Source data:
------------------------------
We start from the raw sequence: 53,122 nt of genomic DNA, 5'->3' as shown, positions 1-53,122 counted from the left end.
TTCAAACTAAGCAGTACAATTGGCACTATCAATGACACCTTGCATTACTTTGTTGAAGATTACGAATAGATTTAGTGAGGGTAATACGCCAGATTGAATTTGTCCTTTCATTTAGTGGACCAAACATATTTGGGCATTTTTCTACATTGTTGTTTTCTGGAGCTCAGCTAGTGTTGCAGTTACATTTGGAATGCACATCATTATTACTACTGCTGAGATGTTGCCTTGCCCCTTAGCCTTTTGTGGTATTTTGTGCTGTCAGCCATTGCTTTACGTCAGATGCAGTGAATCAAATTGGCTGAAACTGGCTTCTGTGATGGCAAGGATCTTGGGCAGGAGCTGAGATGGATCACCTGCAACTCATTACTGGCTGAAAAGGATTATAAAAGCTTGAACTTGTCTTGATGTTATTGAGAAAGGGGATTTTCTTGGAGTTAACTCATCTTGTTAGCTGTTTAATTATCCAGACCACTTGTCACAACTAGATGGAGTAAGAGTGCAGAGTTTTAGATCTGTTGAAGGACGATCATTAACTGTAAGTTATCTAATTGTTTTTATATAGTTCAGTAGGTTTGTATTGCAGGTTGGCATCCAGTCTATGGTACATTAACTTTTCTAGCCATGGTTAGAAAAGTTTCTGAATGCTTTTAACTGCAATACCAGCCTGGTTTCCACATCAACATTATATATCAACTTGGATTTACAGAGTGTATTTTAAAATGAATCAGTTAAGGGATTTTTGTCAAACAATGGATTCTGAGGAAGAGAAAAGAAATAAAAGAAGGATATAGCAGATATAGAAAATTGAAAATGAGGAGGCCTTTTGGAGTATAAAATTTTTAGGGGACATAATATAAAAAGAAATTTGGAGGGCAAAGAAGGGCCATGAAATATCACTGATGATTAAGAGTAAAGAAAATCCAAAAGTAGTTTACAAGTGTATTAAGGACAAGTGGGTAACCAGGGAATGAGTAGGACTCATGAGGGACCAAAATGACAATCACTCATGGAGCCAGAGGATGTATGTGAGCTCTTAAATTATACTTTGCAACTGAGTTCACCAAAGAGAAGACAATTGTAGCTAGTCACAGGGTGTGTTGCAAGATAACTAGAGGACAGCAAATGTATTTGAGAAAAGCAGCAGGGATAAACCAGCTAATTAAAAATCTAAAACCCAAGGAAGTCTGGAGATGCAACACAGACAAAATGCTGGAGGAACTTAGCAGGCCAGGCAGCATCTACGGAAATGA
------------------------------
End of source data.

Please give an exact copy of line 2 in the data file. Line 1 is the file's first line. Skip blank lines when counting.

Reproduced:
TTCAAACTAAGCAGTACAATTGGCACTATCAATGACACCTTGCATTACTTTGTTGAAGATTACGAATAGATTTAGTGAGGGTAATACGCCAGATTGAATTTGTCCTTTCATTTAGTGGACCAAACATATTTGGGCATTTTTCTACATTGTTGTTTTCTGGAGCTCAGCTAGTGTTGCAGTTACATTTGGAATGCACATCATTATTACTACTGCTGAGATGTTGCCTTGCCCCTTAGCCTTTTGTGGTATTTTGTGCTGTCAGCCATTGCTTTACGTCAGATGCAGTGAATCAAATTGGCTGAAACTGGCTTCTGTGATGGCAAGGATCTTGGGCAGGAGCTGAGATGGATCACCTGCAACTCATTACTGGCTGAAAAGGATTATAAAAGCTTGAACTTGTCTTGATGTTATTGAGAAAGGGGATTTTCTTGGAGTTAACTCATCTTGTTAGCTGTTTAATTATCCAGACCACTTGTCACAACTAGATGGAGTAAGAGTGCAGAGTTTTAGATCTGTTGAAGGACGATCATTAACTGTAAGTTATCTAATTGTTTTTATATAGTTCAGTAGGTTTGTATTGCAGGTTGGCATCCAGTCTATGGTACATTAACTTTTCTAGCCATGGTTAGAAAAGTTTCTGAATGCTTTTAACTGCAATACCAGCCTGGTTTCCACATCAACATTATATATCAACTTGGATTTACAGAGTGTATTTTAAAATGAATCAGTTAAGGGATTTTTGTCAAACAATGGATTCTGAGGAAGAGAAAAGAAATAAAAGAAGGATATAGCAGATATAGAAAATTGAAAATGAGGAGGCCTTTTGGAGTATAAAATTTTTAGGGGACATAATATAAAAAGAAATTTGGAGGGCAAAGAAGGGCCATGAAATATCACTGATGATTAAGAGTAAAGAAAATCCAAAAGTAGTTTACAAGTGTATTAAGGACAAGTGGGTAACCAGGGAATGAGTAGGACTCATGAGGGACCAAAATGACAATCACTCATGGAGCCAGAGGATGTATGTGAGCTCTTAAATTATACTTTGCAACTGAGTTCACCAAAGAGAAGACAATTGTAGCTAGTCACAGGGTGTGTTGCAAGATAACTAGAGGACAGCAAATGTATTTGAGAAAAGCAGCAGGGATAAACCAGCTAATTAAAAATCTAAAACCCAAGGAAGTCTGGAGATGCAACACAGACAAAATGCTGGAGGAACTTAGCAGGCCAGGCAGCATCTACGGAAATGA